Research Projects

The research activities of the Natural Hazards Center focus on the social, behavioral, socioeconomic, mental health, and other societal aspects of hazards and disasters, using quantitative, qualitative, and mixed-methods approaches. Current and recently-completed projects involve research with a range of population groups, including potentially vulnerable groups such as children, elderly persons, and low-income populations. Studies explore topics throughout the hazards cycle, from mitigation and preparedness to response and recovery. Various types of hazards are addressed in the Center’s research portfolio, ranging from earthquakes, floods, and hurricanes to toxic hazards and technological disasters. Research activities span urban and rural areas in the U.S. and other countries. Studies frequently involve collaborations with researchers from engineering and natural science disciplines.

The Natural Hazards Center at the University of Colorado Boulder is a national and increasingly global clearinghouse that collects and disseminates research findings and other information on the societal dimensions of hazards, disasters, and risk.

The CONVERGE Facility establishes and supports a new Extreme Events Reconnaissance Research Leadership Corps that connects researchers from different disciplines, develops best practice guidelines for reconnaissance research, and supports public communications in the event of a major disaster.

This project establishes a scientific platform and coordinating network for Social Science Extreme Events Research (SSEER) and a second platform and network for Interdisciplinary Science and Engineering Extreme Events Research (ISEEER). SSEER and ISEEER will draw upon insights from the science of team science (SciTS) and leverage databases and information resources available at the University of Colorado Boulder Natural Hazards Center to increase the capacity of the social science, engineering, and interdisciplinary hazards and disaster research communities. The ultimate vision for the work is to prepare individual researchers and teams to carry out extreme events rapid reconnaissance research that is coordinated, comprehensive, coherent, ethical, and scientifically rigorous.

In collaboration with USGS, the Natural Hazards Center is leading an interdisciplinary team of six Bill Anderson Fund Fellows through an iterative process that leverages their unique insights, lived experiences, and commitment to addressing the disproportionate impacts of disasters in minority communities to support an inclusive engagement strategy for the HayWired scenario.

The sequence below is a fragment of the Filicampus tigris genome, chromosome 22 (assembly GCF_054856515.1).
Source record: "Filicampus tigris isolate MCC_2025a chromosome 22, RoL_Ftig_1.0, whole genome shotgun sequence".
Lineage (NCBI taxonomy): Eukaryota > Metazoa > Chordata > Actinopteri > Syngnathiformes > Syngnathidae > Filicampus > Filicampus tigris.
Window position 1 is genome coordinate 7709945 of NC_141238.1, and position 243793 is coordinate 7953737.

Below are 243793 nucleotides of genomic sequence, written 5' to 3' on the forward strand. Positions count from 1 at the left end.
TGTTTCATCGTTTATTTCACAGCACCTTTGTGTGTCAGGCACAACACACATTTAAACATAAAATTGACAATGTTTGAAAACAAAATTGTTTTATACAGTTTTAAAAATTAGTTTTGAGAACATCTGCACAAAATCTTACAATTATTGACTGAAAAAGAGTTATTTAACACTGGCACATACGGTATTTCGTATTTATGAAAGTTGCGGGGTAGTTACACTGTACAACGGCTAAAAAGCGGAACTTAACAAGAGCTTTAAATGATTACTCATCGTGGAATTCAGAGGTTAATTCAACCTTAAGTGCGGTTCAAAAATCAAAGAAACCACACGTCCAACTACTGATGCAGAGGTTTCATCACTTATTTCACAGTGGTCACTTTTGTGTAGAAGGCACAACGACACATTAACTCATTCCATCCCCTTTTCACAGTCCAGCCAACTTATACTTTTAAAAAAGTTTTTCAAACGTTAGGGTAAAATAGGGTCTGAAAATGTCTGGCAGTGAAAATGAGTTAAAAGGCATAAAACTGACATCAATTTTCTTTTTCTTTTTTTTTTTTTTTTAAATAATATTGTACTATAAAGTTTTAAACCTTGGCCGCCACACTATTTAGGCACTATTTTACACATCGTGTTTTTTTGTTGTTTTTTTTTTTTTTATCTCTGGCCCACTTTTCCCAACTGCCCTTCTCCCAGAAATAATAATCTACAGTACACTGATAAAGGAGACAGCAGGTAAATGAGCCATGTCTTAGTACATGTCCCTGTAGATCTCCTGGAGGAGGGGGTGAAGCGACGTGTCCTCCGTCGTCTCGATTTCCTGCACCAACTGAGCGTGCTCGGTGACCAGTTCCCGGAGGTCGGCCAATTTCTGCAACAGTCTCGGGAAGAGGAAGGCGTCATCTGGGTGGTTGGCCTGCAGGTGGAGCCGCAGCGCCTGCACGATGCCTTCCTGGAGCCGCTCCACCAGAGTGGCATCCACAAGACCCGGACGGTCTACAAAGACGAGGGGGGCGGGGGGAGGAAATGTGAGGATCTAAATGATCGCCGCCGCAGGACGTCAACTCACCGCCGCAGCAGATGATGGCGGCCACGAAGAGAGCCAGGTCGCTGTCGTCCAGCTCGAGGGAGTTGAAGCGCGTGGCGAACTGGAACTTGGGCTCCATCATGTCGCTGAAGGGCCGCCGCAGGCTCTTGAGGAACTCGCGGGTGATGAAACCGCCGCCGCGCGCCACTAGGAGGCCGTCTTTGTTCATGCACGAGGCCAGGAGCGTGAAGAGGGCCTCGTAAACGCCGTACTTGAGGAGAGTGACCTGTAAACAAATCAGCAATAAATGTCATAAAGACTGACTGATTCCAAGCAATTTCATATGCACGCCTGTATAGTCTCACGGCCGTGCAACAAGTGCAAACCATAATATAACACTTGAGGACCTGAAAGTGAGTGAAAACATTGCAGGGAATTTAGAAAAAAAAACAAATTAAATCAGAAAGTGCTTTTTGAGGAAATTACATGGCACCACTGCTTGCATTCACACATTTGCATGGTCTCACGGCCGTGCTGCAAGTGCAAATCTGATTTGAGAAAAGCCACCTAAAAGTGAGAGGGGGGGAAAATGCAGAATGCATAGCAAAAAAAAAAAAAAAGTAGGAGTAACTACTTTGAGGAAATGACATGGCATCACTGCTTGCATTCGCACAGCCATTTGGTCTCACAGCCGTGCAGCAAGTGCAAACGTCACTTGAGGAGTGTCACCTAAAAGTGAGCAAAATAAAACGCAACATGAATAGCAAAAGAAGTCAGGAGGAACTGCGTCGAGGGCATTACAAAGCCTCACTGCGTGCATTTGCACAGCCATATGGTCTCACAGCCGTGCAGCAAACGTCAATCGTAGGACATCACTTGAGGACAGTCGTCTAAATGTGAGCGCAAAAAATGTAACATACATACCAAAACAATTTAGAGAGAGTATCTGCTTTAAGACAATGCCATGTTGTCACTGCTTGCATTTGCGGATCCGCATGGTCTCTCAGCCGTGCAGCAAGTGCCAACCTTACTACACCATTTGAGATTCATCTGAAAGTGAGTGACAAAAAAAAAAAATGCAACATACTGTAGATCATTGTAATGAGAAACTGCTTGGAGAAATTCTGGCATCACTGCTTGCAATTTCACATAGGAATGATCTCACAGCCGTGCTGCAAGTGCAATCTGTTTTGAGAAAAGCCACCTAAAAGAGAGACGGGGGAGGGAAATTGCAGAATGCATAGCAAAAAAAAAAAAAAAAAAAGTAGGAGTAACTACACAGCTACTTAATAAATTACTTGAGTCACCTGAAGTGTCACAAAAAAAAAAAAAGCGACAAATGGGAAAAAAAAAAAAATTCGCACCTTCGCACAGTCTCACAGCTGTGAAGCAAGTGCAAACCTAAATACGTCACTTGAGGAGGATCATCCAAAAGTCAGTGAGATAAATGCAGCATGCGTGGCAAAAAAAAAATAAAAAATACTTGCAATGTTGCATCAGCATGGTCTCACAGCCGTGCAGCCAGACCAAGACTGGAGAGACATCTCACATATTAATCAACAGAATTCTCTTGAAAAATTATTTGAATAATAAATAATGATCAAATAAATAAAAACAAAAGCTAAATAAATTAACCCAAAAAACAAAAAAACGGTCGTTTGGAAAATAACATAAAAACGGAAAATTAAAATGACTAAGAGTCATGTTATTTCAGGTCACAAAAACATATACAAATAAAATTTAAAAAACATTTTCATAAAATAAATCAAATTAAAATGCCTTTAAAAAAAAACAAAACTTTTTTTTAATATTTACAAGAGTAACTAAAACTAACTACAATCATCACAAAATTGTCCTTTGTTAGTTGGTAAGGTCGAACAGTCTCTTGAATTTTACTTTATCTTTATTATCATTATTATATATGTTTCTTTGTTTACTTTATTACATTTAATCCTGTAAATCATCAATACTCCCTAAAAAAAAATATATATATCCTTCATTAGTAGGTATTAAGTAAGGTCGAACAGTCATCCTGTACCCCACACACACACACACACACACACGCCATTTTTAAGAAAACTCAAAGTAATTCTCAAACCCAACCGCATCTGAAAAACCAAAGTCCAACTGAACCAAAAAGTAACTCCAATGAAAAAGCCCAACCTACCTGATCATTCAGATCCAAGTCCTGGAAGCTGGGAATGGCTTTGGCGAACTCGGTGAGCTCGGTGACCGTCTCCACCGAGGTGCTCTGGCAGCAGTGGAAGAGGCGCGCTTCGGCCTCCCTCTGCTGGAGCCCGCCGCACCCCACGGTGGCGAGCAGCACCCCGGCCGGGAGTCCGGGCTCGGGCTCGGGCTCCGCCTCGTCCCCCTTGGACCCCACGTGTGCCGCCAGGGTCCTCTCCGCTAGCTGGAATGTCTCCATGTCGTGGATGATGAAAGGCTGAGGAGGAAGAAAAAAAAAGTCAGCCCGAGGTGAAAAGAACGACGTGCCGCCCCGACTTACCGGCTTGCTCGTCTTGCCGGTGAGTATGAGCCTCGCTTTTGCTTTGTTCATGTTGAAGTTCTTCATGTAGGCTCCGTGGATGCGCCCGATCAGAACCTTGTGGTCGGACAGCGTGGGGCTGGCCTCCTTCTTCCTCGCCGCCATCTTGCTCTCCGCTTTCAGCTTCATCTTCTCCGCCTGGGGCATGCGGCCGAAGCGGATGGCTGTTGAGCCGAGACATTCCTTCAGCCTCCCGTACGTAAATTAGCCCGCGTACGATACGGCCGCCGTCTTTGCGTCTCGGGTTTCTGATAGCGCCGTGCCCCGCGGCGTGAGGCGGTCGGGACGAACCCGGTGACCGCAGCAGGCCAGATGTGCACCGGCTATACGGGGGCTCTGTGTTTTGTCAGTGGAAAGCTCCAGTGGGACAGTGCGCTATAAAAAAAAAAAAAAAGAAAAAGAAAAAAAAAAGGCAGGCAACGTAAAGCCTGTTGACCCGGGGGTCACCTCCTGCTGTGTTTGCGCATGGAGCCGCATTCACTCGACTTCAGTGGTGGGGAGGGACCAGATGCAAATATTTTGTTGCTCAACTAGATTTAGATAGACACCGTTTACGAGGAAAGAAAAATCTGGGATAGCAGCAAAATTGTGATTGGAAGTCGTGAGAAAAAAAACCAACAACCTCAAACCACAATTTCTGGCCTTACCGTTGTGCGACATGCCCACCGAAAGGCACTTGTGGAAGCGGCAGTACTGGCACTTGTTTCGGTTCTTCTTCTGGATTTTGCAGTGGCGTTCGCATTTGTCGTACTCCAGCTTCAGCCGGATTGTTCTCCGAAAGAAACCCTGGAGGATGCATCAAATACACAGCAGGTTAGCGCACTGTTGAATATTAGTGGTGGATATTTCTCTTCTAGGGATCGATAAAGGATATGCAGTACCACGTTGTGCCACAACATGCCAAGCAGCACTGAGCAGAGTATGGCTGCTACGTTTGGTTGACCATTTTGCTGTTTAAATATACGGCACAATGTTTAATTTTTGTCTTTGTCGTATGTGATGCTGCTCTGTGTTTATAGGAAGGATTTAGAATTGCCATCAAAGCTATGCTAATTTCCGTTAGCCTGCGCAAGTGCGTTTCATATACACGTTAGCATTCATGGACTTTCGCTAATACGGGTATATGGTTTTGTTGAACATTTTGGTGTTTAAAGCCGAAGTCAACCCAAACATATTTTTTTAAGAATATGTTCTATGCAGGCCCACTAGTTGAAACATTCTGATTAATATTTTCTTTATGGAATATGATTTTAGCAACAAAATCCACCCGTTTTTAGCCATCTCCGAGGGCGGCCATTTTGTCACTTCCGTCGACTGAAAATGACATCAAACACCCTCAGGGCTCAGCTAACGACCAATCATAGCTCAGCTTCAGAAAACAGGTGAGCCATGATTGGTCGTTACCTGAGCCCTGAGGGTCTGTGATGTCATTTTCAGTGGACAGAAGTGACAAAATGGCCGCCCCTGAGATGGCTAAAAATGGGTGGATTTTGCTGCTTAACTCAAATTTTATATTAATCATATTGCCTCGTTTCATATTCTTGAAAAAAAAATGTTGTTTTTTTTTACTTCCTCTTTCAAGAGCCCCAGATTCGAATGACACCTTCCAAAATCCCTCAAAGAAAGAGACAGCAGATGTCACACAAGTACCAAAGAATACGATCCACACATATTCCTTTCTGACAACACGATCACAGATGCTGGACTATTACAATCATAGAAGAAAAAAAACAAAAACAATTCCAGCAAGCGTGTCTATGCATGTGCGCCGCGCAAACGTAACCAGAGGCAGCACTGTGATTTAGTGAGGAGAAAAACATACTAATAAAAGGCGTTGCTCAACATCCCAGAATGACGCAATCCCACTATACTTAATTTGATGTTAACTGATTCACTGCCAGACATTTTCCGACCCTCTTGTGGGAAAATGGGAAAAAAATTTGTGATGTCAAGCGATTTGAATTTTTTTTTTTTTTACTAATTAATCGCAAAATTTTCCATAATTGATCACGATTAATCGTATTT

The U.S. Geological Survey has funded the Natural Hazards Center to conduct research that will assess the readiness, willingness, and ability of K-12 schools in Alaska, California, Oregon, and Washington to adapt their emergency plans to include Earthquake Early Warning Systems.

This project summarizes the state of knowledge about disaster risk communication in an annotated bibliography and synthesizes key concepts into a practitioner-oriented guidance document. These products are tailored to highlight concerns related to social vulnerability.

The U.S. Geological Survey National Landslide Hazard Program and the Natural Hazards Center have partnered to share resources and interdisciplinary expertise with counterparts in Puerto Rico for the development of landslide outreach materials. These will complement the scientific products being developed by the USGS landslide team and their partners at the University of Puerto Rico Mayagüez.

Save the Children U.S. recently launched a new project to: 1) increase VOAD and emergency management knowledge and awareness of children’s needs as well as their abilities to meet children’s needs in emergencies; 2) to influence increased prioritization of children’s needs in VOAD and emergency management organizations both through representation and organizational culture; and 3) to assess the proof of concept behind the project model in two Midwest states (Arkansas and Nebraska) through a formative outcome evaluation. The Natural Hazards Center team is designing and conducting a formative outcome evaluation to assess the proof of concept behind the project model and ascertain its potential for replicability across states.

The KATRINA@10 Program consists of an interrelated set of three primary data collection projects that focus on specific sub-populations who were uniquely affected by Hurricane Katrina; two secondary analyses of data that are more broadly representative of the overall affected population; and three cores to support the set of Research Projects.